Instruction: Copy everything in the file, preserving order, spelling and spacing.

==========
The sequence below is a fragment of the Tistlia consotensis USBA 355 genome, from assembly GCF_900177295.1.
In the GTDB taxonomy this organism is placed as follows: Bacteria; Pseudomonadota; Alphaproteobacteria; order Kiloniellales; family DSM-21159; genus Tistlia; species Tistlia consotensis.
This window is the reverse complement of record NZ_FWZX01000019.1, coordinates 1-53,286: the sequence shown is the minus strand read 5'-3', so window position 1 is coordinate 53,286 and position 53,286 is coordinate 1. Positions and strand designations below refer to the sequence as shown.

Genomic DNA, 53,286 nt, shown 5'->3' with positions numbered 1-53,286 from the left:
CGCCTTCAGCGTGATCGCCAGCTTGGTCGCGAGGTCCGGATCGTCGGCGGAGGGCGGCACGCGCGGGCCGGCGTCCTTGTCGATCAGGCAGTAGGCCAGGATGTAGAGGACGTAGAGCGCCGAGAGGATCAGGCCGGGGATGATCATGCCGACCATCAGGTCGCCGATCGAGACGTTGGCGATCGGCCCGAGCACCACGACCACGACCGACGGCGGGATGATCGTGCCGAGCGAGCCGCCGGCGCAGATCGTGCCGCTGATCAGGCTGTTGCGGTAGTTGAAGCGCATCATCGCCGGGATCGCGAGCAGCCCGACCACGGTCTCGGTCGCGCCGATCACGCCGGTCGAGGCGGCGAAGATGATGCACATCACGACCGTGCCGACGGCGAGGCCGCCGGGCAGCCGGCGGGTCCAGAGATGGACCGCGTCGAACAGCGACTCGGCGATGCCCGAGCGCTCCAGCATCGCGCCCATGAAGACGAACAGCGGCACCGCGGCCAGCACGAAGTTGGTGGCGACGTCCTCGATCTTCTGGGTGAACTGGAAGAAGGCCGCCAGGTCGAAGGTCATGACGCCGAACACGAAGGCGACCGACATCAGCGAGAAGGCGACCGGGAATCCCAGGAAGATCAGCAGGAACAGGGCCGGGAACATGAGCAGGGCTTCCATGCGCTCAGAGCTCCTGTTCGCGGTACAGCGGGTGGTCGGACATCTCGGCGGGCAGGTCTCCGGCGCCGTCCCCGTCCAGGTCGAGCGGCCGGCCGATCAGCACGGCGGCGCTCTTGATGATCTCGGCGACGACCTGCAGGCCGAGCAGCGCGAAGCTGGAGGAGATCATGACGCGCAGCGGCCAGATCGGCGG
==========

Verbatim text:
The sequence below is a fragment of the Tistlia consotensis USBA 355 genome, from assembly GCF_900177295.1.
In the GTDB taxonomy this organism is placed as follows: Bacteria; Pseudomonadota; Alphaproteobacteria; order Kiloniellales; family DSM-21159; genus Tistlia; species Tistlia consotensis.
This window is the reverse complement of record NZ_FWZX01000019.1, coordinates 1-53,286: the sequence shown is the minus strand read 5'-3', so window position 1 is coordinate 53,286 and position 53,286 is coordinate 1. Positions and strand designations below refer to the sequence as shown.

Genomic DNA, 53,286 nt, shown 5'->3' with positions numbered 1-53,286 from the left:
CGCCTTCAGCGTGATCGCCAGCTTGGTCGCGAGGTCCGGATCGTCGGCGGAGGGCGGCACGCGCGGGCCGGCGTCCTTGTCGATCAGGCAGTAGGCCAGGATGTAGAGGACGTAGAGCGCCGAGAGGATCAGGCCGGGGATGATCATGCCGACCATCAGGTCGCCGATCGAGACGTTGGCGATCGGCCCGAGCACCACGACCACGACCGACGGCGGGATGATCGTGCCGAGCGAGCCGCCGGCGCAGATCGTGCCGCTGATCAGGCTGTTGCGGTAGTTGAAGCGCATCATCGCCGGGATCGCGAGCAGCCCGACCACGGTCTCGGTCGCGCCGATCACGCCGGTCGAGGCGGCGAAGATGATGCACATCACGACCGTGCCGACGGCGAGGCCGCCGGGCAGCCGGCGGGTCCAGAGATGGACCGCGTCGAACAGCGACTCGGCGATGCCCGAGCGCTCCAGCATCGCGCCCATGAAGACGAACAGCGGCACCGCGGCCAGCACGAAGTTGGTGGCGACGTCCTCGATCTTCTGGGTGAACTGGAAGAAGGCCGCCAGGTCGAAGGTCATGACGCCGAACACGAAGGCGACCGACATCAGCGAGAAGGCGACCGGGAATCCCAGGAAGATCAGCAGGAACAGGGCCGGGAACATGAGCAGGGCTTCCATGCGCTCAGAGCTCCTGTTCGCGGTACAGCGGGTGGTCGGACATCTCGGCGGGCAGGTCTCCGGCGCCGTCCCCGTCCAGGTCGAGCGGCCGGCCGATCAGCACGGCGGCGCTCTTGATGATCTCGGCGACGACCTGCAGGCCGAGCAGCGCGAAGCTGGAGGAGATCATGACGCGCAGCGGCCAGATCGGCGG